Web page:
A Short Lesson On Libertarianism For <i>The New York Times</i>

A Short Lesson On Libertarianism For The New York Times

There are numerous factions within the libertarian movement, and I don’t claim to speak for any of them. But let’s just say, as a courtesy to political science and accuracy, that a person writing about this topic should concede there are unifying ideals that help define the philosophy. This is something The New York Times might contemplate before tackling the topic in the future.

In a piece titled “Liberals and Libertarians Find Common Ground in House,” readers learn that Democrats still hold out hope for common ground with the Republican conference’s libertarian wing. This libertarian-liberal alliance has been talked about for a long time and, no doubt, there are those occasions when the two ideologies happen to intersect. But in attempting to demonstrate how the coalition is growing, author Jonathan Weisman goes off the rails. “From abortion to electronic privacy to background checks for gun purchases,” he writes, “a strange thing has been happening on the floor of the House…”

Strange indeed. Also, imagined.

Weisman soon uses the House’s passage of an amendment banning federal contracts for companies that set up “sham headquarters” in offshore tax havens like Bermuda as one of the examples of this budding political partnership.

No.

Here are some clues for those struggling with the “libertarian” thing: Bills aiming to inhibit the free movement of people and trade are not often libertarian in nature. Laws that involve giving out “federal contracts” are also not generally thought of as “libertarian.” Laws that help facilitate the collection of more taxes and grow government are also not typically deemed libertarian. Finally, and the most obvious clue for people who aren’t familiar with classical liberal concepts, is that the few legitimately libertarian-leaning Republicans in Congress, people like Justin Amash or Thomas Massie, voted against the amendment.

This doesn’t stop the Times, which goes on to say: “The day before, 76 Republicans joined Democrats to add $19.5 million to the federal instant background check system for gun purchases.”

Does that sound libertarian to you? Because it’s probably not, although Amash and Massie, and almost anyone considered even faintly libertarian, voted nay, on this one as well. Libertarians are not especially keen on federal background checks for gun purchases for a whole bunch of reasons. One clue that might tip you off, though, is that some libertarians support your right to own a Bazooka and a tank.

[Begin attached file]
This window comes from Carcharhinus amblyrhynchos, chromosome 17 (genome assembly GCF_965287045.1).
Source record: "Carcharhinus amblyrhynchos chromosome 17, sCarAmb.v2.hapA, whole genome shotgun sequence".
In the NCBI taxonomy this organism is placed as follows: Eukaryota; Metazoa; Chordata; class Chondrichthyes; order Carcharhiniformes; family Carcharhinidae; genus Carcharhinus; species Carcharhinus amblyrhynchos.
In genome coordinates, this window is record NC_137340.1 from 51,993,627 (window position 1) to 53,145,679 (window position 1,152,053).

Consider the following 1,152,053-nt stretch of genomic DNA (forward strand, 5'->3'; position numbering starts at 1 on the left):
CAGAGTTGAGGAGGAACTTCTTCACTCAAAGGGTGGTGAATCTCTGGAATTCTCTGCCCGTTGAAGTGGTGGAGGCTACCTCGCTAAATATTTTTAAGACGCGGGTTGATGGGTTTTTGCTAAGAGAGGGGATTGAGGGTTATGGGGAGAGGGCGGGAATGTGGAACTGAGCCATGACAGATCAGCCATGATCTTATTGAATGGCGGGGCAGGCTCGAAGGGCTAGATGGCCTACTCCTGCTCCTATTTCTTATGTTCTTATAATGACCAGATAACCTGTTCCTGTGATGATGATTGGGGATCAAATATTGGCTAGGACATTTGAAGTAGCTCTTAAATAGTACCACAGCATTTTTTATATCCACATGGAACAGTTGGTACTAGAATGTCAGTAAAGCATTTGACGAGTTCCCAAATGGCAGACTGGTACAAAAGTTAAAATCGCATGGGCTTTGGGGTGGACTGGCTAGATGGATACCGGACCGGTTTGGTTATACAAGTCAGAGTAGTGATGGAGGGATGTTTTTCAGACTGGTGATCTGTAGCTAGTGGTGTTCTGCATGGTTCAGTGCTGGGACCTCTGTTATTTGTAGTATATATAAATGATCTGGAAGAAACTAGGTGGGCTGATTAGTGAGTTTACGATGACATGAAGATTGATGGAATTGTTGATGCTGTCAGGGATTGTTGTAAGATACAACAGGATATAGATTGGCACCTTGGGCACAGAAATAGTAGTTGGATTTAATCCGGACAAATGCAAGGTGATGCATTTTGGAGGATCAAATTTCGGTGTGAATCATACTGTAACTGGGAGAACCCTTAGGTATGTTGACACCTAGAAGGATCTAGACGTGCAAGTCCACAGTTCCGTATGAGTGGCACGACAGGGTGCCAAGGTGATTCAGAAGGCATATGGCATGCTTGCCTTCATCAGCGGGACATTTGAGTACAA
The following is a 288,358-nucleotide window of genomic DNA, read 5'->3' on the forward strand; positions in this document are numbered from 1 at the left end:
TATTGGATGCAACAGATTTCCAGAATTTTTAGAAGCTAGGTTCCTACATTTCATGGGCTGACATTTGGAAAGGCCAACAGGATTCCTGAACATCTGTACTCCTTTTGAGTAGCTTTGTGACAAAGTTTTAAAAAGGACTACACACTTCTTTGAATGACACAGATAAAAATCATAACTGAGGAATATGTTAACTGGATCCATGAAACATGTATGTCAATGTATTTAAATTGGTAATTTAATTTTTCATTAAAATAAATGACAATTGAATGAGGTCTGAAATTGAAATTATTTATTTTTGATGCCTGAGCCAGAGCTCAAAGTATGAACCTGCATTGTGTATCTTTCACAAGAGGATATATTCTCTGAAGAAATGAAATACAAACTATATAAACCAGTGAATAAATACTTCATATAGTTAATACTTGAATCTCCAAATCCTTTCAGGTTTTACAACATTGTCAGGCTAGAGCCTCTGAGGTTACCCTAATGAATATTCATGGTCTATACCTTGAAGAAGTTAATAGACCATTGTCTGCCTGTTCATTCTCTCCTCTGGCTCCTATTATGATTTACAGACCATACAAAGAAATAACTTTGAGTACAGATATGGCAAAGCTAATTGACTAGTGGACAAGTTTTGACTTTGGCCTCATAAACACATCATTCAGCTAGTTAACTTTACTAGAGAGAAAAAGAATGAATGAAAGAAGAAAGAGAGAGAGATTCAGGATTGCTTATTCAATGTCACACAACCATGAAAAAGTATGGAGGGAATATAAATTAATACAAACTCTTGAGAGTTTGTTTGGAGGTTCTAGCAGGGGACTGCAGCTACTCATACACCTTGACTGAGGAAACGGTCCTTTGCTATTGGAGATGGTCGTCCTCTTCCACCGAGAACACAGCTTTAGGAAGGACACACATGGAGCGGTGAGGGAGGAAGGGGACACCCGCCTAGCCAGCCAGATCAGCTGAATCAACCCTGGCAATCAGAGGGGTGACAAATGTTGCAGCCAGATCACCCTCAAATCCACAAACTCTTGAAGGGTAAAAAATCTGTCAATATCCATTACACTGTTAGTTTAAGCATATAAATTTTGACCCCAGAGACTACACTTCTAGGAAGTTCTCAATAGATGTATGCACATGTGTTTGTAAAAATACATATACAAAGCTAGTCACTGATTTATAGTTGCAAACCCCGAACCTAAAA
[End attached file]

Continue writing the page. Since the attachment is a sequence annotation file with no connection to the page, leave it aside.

And, though journalists will never concede this for some reason, abortion is also a complicated issue without any definitive libertarian position. Just ask Ron Paul. Or Mollie Hemingway.

Massie tells The New York Times that he’s “working very hard to forge these coalitions.”  And there is unquestionably a growing number of conservatives who are attempting to be more consistent on issues concerning individual liberty. (Liberals in Congress end up in the same place for very different reasons.) So, yes, many Republicans “crossed the aisle” to approve language barring the federal government from raiding medical marijuana dispensaries and limiting the federal government’s access to private email communications.  And, increasingly, GOPers support changing laws on federal mandatory minimum sentencing. Those libertarian-minded positions aren’t exactly new among conservatives, of course. But if you’re a reporter looking to build a narrative about this liberal-libertarian alliance, you might want to check that all that bi-partisan legislation you’re throwing in the mix to make it seem real has an even tenuous connection to libertarianism.

 Follow David Harsanyi on Twitter. 

David Harsanyi is a Senior Editor at The Federalist. He is the author of First Freedom: A Ride Through America's Enduring History with the Gun. Follow him on Twitter.
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